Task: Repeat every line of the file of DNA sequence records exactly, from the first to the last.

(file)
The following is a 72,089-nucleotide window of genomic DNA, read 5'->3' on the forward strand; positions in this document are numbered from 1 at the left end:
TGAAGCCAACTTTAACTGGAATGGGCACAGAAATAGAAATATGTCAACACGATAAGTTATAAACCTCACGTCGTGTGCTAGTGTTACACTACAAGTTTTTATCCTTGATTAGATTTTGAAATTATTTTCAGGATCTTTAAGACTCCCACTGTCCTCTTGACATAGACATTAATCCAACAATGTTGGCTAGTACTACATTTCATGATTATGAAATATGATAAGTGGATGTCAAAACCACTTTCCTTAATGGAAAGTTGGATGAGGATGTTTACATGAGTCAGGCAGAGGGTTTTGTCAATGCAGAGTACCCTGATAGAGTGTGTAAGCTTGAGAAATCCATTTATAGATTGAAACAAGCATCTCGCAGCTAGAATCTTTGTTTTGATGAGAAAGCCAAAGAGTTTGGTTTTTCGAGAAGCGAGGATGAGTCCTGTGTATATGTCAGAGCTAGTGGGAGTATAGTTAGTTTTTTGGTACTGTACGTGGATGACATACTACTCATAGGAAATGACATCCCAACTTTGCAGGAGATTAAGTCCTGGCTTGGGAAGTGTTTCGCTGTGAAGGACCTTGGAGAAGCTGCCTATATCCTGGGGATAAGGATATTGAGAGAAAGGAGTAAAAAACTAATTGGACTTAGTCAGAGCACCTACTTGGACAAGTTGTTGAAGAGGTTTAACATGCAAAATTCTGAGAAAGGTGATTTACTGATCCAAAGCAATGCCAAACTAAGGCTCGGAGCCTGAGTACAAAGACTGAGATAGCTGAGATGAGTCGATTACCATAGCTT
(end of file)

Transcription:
The following is a 72,089-nucleotide window of genomic DNA, read 5'->3' on the forward strand; positions in this document are numbered from 1 at the left end:
TGAAGCCAACTTTAACTGGAATGGGCACAGAAATAGAAATATGTCAACACGATAAGTTATAAACCTCACGTCGTGTGCTAGTGTTACACTACAAGTTTTTATCCTTGATTAGATTTTGAAATTATTTTCAGGATCTTTAAGACTCCCACTGTCCTCTTGACATAGACATTAATCCAACAATGTTGGCTAGTACTACATTTCATGATTATGAAATATGATAAGTGGATGTCAAAACCACTTTCCTTAATGGAAAGTTGGATGAGGATGTTTACATGAGTCAGGCAGAGGGTTTTGTCAATGCAGAGTACCCTGATAGAGTGTGTAAGCTTGAGAAATCCATTTATAGATTGAAACAAGCATCTCGCAGCTAGAATCTTTGTTTTGATGAGAAAGCCAAAGAGTTTGGTTTTTCGAGAAGCGAGGATGAGTCCTGTGTATATGTCAGAGCTAGTGGGAGTATAGTTAGTTTTTTGGTACTGTACGTGGATGACATACTACTCATAGGAAATGACATCCCAACTTTGCAGGAGATTAAGTCCTGGCTTGGGAAGTGTTTCGCTGTGAAGGACCTTGGAGAAGCTGCCTATATCCTGGGGATAAGGATATTGAGAGAAAGGAGTAAAAAACTAATTGGACTTAGTCAGAGCACCTACTTGGACAAGTTGTTGAAGAGGTTTAACATGCAAAATTCTGAGAAAGGTGATTTACTGATCCAAAGCAATGCCAAACTAAGGCTCGGAGCCTGAGTACAAAGACTGAGATAGCTGAGATGAGTCGATTACCATAGCTT